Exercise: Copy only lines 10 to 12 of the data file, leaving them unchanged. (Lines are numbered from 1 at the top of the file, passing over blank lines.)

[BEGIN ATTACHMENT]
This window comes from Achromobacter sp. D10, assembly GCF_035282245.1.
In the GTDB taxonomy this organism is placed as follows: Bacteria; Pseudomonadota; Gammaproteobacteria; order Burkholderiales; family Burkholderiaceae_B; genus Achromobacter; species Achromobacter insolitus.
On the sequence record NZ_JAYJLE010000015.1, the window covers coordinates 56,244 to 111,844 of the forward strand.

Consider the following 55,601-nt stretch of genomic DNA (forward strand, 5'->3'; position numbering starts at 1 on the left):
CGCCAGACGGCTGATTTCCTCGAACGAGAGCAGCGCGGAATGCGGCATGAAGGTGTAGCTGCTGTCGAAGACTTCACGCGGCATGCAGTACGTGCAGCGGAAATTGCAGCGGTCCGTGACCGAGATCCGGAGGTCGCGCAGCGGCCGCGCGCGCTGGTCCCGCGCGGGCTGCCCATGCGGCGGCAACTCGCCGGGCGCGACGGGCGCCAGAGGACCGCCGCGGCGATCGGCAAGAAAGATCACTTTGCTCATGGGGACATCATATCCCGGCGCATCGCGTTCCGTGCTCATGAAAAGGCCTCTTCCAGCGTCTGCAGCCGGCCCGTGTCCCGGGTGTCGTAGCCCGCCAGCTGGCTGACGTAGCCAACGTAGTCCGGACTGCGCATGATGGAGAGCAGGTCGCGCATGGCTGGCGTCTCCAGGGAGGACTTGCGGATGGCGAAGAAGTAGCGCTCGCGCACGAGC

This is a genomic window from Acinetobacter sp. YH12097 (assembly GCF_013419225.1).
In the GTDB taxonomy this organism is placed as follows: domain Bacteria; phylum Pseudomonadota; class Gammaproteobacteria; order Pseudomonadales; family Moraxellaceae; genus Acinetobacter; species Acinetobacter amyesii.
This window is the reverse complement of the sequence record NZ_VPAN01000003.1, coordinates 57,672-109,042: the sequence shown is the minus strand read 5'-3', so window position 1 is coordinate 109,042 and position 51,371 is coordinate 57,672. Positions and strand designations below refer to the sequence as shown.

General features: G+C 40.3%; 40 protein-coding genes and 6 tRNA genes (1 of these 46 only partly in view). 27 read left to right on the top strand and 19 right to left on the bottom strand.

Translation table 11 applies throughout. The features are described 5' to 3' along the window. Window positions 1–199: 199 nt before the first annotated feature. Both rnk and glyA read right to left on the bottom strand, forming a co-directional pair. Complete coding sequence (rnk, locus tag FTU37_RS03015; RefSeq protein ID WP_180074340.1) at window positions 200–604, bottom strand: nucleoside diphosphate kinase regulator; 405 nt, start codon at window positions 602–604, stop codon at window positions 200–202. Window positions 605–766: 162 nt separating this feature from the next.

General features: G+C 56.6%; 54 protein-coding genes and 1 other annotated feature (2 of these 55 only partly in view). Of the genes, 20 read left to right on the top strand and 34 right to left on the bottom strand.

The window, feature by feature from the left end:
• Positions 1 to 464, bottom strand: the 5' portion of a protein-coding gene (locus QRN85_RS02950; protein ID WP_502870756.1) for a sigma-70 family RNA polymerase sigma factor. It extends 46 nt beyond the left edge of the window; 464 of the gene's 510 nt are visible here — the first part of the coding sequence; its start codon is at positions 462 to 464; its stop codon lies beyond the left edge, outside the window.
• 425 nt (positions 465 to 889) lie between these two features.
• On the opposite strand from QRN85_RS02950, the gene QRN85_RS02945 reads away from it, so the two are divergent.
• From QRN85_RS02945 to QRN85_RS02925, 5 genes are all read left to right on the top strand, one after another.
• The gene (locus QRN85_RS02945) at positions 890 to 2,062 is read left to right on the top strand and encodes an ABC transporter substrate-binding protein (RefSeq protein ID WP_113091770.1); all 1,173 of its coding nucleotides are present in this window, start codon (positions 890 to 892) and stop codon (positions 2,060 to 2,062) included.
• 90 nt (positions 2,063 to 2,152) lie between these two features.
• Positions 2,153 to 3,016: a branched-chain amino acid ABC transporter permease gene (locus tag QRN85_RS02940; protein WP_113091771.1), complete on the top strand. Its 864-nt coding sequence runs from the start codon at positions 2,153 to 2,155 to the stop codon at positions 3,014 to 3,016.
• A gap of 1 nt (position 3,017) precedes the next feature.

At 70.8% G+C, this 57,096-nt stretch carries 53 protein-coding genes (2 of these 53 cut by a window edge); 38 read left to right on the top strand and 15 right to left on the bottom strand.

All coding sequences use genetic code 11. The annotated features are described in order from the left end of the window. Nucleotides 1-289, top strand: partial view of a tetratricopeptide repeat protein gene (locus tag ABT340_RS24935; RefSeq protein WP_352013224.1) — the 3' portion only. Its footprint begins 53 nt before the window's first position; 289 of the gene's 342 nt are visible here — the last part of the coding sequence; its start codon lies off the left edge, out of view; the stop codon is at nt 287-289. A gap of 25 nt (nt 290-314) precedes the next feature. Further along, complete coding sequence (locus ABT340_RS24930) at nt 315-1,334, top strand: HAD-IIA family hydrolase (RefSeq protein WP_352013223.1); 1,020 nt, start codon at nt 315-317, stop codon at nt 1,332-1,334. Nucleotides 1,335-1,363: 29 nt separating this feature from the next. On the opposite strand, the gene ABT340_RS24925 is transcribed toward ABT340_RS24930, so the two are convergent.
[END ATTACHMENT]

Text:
Translation table 11 applies throughout. The features are described 5' to 3' along the window. Window positions 1–199: 199 nt before the first annotated feature. Both rnk and glyA read right to left on the bottom strand, forming a co-directional pair. Complete coding sequence (rnk, locus tag FTU37_RS03015; RefSeq protein ID WP_180074340.1) at window positions 200–604, bottom strand: nucleoside diphosphate kinase regulator; 405 nt, start codon at window positions 602–604, stop codon at window positions 200–202. Window positions 605–766: 162 nt separating this feature from the next.

General features: G+C 56.6%; 54 protein-coding genes and 1 other annotated feature (2 of these 55 only partly in view). Of the genes, 20 read left to right on the top strand and 34 right to left on the bottom strand.

The window, feature by feature from the left end: